BYU-Idaho Central
Energy Facility

BYU-Idaho’s Central Energy Facility was replaced in phases, beginning with the addition of a chiller plant for central cooling and backup power for several of the largest buildings on campus. The chiller plant includes air-cooled condensers and evaporative cooling towers for maximum efficiency, with the capacity to cool 3,000 tons of water. It also has space to add two, 500-watt generators and an equipment maintenance area.

The second phase of the Central Energy Facility project was the replacement of the coal-fired boilers and plant with new, more efficient natural gas boilers and a cogeneration plant. At capacity, the plant can generate 250,000 pounds of steam per hour. The cogeneration unit can provide 30,000 pounds of steam per hour and 5 megawatts of electricity, 50-to-100 percent of campus power requirements. The replacement took place while the existing plant continued providing heat to the campus. The new South wing includes an additional 500-watt generator and bays for future growth and expansion.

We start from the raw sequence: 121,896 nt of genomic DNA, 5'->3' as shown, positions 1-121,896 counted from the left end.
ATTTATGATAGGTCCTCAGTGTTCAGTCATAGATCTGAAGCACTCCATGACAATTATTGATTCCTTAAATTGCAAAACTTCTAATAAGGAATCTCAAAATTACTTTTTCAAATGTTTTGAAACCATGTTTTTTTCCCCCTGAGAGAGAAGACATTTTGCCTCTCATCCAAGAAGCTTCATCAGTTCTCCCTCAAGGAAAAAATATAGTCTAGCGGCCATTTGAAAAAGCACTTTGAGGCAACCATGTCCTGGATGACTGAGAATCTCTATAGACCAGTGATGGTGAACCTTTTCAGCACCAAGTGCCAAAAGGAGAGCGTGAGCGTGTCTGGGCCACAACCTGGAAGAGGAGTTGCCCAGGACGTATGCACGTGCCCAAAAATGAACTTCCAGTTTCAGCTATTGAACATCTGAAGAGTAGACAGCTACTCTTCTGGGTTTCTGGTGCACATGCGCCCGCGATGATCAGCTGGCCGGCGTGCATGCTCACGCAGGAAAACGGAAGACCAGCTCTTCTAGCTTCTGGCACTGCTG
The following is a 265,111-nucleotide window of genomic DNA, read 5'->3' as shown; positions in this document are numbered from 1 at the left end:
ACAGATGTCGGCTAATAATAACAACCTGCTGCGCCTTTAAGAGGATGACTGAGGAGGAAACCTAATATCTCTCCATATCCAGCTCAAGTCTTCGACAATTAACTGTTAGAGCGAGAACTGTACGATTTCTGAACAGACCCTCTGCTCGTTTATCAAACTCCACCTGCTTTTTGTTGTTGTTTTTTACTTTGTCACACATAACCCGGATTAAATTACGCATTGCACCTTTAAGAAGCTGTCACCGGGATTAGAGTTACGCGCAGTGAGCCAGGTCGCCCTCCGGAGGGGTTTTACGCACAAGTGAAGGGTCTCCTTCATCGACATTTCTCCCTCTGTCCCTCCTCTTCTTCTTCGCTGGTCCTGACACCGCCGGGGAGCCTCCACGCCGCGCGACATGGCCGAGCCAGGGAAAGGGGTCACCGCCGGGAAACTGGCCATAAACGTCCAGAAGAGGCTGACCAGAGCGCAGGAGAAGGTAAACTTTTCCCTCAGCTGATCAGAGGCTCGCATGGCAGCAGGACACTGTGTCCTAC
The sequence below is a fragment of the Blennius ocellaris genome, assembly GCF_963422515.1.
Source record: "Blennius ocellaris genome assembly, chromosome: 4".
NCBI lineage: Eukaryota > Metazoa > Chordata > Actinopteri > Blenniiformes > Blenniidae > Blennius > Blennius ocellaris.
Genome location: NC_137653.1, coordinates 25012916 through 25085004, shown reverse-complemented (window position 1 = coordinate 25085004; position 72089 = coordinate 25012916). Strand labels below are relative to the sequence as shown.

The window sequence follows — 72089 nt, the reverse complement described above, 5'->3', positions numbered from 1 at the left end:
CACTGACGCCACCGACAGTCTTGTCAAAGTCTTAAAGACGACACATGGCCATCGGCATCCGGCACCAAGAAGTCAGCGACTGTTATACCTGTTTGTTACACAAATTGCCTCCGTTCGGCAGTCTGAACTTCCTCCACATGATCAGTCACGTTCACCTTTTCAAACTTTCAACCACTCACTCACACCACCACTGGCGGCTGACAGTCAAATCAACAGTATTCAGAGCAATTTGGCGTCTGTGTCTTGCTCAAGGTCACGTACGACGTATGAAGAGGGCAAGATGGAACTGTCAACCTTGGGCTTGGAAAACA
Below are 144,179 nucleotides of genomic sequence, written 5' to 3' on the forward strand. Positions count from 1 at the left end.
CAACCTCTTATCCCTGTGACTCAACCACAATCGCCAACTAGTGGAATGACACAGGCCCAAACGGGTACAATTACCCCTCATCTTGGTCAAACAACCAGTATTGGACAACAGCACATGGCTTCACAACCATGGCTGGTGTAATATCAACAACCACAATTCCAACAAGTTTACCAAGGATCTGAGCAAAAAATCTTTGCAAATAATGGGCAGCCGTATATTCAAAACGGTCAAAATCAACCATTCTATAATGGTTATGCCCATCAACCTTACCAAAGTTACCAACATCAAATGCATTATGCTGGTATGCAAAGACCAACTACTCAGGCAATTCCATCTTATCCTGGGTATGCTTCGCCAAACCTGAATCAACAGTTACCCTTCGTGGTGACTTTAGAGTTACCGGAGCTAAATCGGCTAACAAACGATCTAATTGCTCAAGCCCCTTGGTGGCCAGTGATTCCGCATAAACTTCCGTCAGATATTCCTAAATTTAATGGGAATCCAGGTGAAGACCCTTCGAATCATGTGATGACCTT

The final phase included demolition of the existing plant, construction of the HVAC administration offices, and installation of 90,000-gallon backup fuel tanks. 

Design and Documentation were completed using Revit. All major ductwork, hydronic lines, plumbing lines, steam lines, condensate lines, and major electrical conduits were coordinated in the construction documents with ongoing records maintained in the Revit model.